The FIA surprised the eight FOTA teams by saying that as things stand they are not entered into next year’s championship. This message was delivered by the FIA’s Charlie Whiting during a technical working group meeting. I spoke to the FIA and the reason why they are not entered in the FIA’s eyes is simply that they have not physically put an entry in yet, even though they’ve said they will and the entry list was published by the FIA after the Paris meeting with the eight FOTA teams on it.

I’ve spoken to a few team bosses about this today and they seem quite calm. They are focussing on the facts as they see them and working with commercial right holders CVC in particular, towards a conclusion which will see them sign the new Concorde Agreement, possibly in the next few days.

They are still mentioning the word ‘breakaway’, as an alternative if things do not go according to plan and seem comfortable to do so, but the reality for them is that they will sign the agreement as long as the FIA signs it too. That said, if there has been no movement by the end of this month then the “B” word will be aired again.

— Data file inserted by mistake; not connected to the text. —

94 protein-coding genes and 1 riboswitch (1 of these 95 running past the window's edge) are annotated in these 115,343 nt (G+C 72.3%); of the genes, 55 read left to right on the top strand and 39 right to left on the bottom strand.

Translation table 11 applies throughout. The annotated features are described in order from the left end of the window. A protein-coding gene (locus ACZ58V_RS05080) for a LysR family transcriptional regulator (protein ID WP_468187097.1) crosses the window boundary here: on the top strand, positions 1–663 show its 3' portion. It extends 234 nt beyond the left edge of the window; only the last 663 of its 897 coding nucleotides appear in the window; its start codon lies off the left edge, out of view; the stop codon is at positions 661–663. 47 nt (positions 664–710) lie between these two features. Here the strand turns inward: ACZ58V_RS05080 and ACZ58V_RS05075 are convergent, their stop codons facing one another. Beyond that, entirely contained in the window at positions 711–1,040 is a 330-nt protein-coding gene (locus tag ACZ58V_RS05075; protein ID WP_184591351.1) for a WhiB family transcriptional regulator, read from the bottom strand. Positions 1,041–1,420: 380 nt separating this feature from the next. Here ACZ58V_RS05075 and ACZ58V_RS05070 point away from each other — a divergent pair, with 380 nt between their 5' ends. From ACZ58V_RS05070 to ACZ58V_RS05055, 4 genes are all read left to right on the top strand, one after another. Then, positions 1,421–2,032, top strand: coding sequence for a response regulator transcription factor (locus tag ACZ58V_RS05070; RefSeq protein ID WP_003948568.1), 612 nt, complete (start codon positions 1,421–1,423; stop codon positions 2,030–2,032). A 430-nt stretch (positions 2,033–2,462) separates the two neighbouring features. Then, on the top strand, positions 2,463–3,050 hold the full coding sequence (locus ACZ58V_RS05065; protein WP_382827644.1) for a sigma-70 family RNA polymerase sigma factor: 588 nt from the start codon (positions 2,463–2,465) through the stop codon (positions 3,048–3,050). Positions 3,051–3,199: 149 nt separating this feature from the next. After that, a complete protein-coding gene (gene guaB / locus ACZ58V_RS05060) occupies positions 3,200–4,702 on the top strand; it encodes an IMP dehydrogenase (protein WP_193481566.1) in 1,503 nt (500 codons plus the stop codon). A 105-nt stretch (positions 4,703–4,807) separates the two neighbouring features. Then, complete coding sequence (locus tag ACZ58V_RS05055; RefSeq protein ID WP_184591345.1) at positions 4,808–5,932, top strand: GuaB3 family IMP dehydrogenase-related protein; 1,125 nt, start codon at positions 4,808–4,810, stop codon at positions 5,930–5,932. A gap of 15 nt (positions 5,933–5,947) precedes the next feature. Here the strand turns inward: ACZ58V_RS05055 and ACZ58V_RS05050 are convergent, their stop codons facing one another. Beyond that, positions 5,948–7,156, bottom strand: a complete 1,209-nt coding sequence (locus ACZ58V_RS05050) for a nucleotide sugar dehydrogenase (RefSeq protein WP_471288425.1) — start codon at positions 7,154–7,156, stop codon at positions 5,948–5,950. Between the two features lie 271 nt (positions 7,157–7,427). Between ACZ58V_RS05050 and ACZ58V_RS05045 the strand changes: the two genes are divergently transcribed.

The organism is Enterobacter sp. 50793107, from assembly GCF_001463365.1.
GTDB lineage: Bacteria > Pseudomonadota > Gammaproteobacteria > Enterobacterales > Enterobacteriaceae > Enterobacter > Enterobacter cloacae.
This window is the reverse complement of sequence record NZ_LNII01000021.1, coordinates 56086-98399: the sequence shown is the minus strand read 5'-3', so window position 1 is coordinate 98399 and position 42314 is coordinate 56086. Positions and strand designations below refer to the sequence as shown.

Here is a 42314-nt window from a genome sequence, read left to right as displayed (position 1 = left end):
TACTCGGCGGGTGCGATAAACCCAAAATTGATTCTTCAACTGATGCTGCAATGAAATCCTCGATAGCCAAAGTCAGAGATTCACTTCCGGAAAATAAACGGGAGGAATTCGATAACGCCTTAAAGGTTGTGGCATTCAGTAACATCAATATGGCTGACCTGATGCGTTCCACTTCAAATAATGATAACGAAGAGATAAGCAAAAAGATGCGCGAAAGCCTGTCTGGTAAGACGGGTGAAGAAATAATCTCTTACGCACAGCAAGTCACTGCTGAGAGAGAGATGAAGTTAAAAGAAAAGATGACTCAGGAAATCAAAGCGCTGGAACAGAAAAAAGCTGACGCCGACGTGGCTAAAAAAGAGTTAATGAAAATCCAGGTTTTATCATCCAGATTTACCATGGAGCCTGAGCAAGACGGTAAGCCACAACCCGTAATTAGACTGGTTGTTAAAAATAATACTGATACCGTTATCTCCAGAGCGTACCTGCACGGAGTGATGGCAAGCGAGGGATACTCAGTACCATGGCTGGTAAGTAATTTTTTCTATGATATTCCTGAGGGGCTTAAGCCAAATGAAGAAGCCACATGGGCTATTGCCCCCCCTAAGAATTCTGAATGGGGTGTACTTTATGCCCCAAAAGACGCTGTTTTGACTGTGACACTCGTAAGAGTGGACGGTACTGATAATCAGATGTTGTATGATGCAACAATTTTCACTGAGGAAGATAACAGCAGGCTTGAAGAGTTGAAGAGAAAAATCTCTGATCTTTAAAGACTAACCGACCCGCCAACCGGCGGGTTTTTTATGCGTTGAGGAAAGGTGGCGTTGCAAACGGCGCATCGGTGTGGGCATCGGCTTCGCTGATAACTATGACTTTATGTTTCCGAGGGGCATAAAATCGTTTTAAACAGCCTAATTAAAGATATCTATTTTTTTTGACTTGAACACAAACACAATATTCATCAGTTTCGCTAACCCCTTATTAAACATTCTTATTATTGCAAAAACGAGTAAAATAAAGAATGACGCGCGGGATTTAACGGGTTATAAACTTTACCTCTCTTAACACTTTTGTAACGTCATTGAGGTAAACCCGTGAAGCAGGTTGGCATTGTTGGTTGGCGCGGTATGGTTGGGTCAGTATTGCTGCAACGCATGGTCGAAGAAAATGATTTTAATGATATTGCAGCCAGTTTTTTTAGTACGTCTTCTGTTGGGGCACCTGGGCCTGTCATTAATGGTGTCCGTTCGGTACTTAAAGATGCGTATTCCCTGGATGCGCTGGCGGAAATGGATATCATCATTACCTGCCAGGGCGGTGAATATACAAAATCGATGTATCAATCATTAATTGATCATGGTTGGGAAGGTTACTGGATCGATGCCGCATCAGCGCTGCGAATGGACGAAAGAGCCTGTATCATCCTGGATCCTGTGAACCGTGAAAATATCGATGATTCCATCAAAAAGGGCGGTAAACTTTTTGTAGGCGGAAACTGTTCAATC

Tonight a FOTA spokesman said, “We no longer have either the willingness of the intention of taking about the FIA president.”

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It took Muhammad Ali and Joe Frazier several high profile bouts to settle their differences and it seems that we are in for a rematch of Max Mosley’s FIA vs Luca di Montezemolo’s FOTA; a heavyweight showdown, just when we all thought things had been sorted out.